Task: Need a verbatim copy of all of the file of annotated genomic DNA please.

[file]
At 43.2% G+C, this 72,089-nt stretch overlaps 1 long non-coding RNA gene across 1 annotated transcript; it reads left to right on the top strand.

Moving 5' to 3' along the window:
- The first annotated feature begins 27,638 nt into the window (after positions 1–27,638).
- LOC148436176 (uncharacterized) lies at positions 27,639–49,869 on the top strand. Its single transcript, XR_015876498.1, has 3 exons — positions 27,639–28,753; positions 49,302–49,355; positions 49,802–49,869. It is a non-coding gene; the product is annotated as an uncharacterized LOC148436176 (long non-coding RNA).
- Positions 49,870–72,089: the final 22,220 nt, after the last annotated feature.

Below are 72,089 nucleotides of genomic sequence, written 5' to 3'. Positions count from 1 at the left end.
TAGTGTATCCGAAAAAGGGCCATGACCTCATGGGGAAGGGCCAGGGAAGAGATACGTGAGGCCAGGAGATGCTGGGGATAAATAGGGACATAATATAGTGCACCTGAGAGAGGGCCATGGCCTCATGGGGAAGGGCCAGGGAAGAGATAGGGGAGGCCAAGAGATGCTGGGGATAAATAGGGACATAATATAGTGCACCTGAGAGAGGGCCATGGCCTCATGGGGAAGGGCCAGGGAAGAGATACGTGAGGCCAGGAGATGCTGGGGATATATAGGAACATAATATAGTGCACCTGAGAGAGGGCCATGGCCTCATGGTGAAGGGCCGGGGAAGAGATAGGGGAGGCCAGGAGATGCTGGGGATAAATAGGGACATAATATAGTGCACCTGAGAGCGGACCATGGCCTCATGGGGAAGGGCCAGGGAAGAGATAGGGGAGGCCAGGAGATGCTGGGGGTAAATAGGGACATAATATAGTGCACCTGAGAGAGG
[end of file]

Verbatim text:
At 43.2% G+C, this 72,089-nt stretch overlaps 1 long non-coding RNA gene across 1 annotated transcript; it reads left to right on the top strand.

Moving 5' to 3' along the window:
- The first annotated feature begins 27,638 nt into the window (after positions 1–27,638).
- LOC148436176 (uncharacterized) lies at positions 27,639–49,869 on the top strand. Its single transcript, XR_015876498.1, has 3 exons — positions 27,639–28,753; positions 49,302–49,355; positions 49,802–49,869. It is a non-coding gene; the product is annotated as an uncharacterized LOC148436176 (long non-coding RNA).
- Positions 49,870–72,089: the final 22,220 nt, after the last annotated feature.

Below are 72,089 nucleotides of genomic sequence, written 5' to 3'. Positions count from 1 at the left end.
TAGTGTATCCGAAAAAGGGCCATGACCTCATGGGGAAGGGCCAGGGAAGAGATACGTGAGGCCAGGAGATGCTGGGGATAAATAGGGACATAATATAGTGCACCTGAGAGAGGGCCATGGCCTCATGGGGAAGGGCCAGGGAAGAGATAGGGGAGGCCAAGAGATGCTGGGGATAAATAGGGACATAATATAGTGCACCTGAGAGAGGGCCATGGCCTCATGGGGAAGGGCCAGGGAAGAGATACGTGAGGCCAGGAGATGCTGGGGATATATAGGAACATAATATAGTGCACCTGAGAGAGGGCCATGGCCTCATGGTGAAGGGCCGGGGAAGAGATAGGGGAGGCCAGGAGATGCTGGGGATAAATAGGGACATAATATAGTGCACCTGAGAGCGGACCATGGCCTCATGGGGAAGGGCCAGGGAAGAGATAGGGGAGGCCAGGAGATGCTGGGGGTAAATAGGGACATAATATAGTGCACCTGAGAGAGG